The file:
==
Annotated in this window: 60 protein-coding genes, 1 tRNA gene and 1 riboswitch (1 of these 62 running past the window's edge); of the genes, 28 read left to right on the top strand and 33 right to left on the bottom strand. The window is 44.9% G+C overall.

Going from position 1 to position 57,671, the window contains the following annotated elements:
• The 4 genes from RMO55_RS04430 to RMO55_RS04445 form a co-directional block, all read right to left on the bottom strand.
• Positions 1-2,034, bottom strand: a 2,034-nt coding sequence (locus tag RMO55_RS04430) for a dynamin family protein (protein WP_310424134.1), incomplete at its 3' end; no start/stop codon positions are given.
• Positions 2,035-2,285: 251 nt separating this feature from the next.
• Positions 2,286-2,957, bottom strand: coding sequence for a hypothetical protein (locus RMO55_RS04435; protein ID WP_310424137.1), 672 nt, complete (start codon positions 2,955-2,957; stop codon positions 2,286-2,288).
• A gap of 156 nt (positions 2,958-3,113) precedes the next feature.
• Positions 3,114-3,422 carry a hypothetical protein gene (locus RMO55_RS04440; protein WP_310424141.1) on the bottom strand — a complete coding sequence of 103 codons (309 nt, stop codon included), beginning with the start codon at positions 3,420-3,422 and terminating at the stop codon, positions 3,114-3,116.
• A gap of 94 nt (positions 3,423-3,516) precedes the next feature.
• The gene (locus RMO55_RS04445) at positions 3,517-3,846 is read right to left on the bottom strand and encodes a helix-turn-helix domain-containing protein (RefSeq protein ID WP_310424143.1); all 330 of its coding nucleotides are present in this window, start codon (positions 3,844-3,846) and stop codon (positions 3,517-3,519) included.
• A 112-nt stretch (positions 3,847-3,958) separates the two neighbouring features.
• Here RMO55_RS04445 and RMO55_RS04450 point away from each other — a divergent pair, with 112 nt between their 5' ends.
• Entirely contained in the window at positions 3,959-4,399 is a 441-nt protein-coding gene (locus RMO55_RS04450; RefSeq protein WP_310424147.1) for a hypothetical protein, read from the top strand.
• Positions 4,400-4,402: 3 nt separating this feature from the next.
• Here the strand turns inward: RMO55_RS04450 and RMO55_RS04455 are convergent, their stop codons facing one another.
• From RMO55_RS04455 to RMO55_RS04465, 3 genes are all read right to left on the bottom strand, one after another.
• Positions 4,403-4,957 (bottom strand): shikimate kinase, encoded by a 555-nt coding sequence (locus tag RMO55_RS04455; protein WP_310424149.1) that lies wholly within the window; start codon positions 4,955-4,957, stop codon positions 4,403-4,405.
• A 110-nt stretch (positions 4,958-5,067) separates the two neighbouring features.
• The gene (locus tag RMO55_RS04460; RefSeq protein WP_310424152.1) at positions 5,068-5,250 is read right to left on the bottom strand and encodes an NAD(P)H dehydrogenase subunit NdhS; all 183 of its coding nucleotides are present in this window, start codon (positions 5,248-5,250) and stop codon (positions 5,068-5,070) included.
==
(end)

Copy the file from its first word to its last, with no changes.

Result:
Annotated in this window: 60 protein-coding genes, 1 tRNA gene and 1 riboswitch (1 of these 62 running past the window's edge); of the genes, 28 read left to right on the top strand and 33 right to left on the bottom strand. The window is 44.9% G+C overall.

Going from position 1 to position 57,671, the window contains the following annotated elements:
• The 4 genes from RMO55_RS04430 to RMO55_RS04445 form a co-directional block, all read right to left on the bottom strand.
• Positions 1-2,034, bottom strand: a 2,034-nt coding sequence (locus tag RMO55_RS04430) for a dynamin family protein (protein WP_310424134.1), incomplete at its 3' end; no start/stop codon positions are given.
• Positions 2,035-2,285: 251 nt separating this feature from the next.
• Positions 2,286-2,957, bottom strand: coding sequence for a hypothetical protein (locus RMO55_RS04435; protein ID WP_310424137.1), 672 nt, complete (start codon positions 2,955-2,957; stop codon positions 2,286-2,288).
• A gap of 156 nt (positions 2,958-3,113) precedes the next feature.
• Positions 3,114-3,422 carry a hypothetical protein gene (locus RMO55_RS04440; protein WP_310424141.1) on the bottom strand — a complete coding sequence of 103 codons (309 nt, stop codon included), beginning with the start codon at positions 3,420-3,422 and terminating at the stop codon, positions 3,114-3,116.
• A gap of 94 nt (positions 3,423-3,516) precedes the next feature.
• The gene (locus RMO55_RS04445) at positions 3,517-3,846 is read right to left on the bottom strand and encodes a helix-turn-helix domain-containing protein (RefSeq protein ID WP_310424143.1); all 330 of its coding nucleotides are present in this window, start codon (positions 3,844-3,846) and stop codon (positions 3,517-3,519) included.
• A 112-nt stretch (positions 3,847-3,958) separates the two neighbouring features.
• Here RMO55_RS04445 and RMO55_RS04450 point away from each other — a divergent pair, with 112 nt between their 5' ends.
• Entirely contained in the window at positions 3,959-4,399 is a 441-nt protein-coding gene (locus RMO55_RS04450; RefSeq protein WP_310424147.1) for a hypothetical protein, read from the top strand.
• Positions 4,400-4,402: 3 nt separating this feature from the next.
• Here the strand turns inward: RMO55_RS04450 and RMO55_RS04455 are convergent, their stop codons facing one another.
• From RMO55_RS04455 to RMO55_RS04465, 3 genes are all read right to left on the bottom strand, one after another.
• Positions 4,403-4,957 (bottom strand): shikimate kinase, encoded by a 555-nt coding sequence (locus tag RMO55_RS04455; protein WP_310424149.1) that lies wholly within the window; start codon positions 4,955-4,957, stop codon positions 4,403-4,405.
• A 110-nt stretch (positions 4,958-5,067) separates the two neighbouring features.
• The gene (locus tag RMO55_RS04460; RefSeq protein WP_310424152.1) at positions 5,068-5,250 is read right to left on the bottom strand and encodes an NAD(P)H dehydrogenase subunit NdhS; all 183 of its coding nucleotides are present in this window, start codon (positions 5,248-5,250) and stop codon (positions 5,068-5,070) included.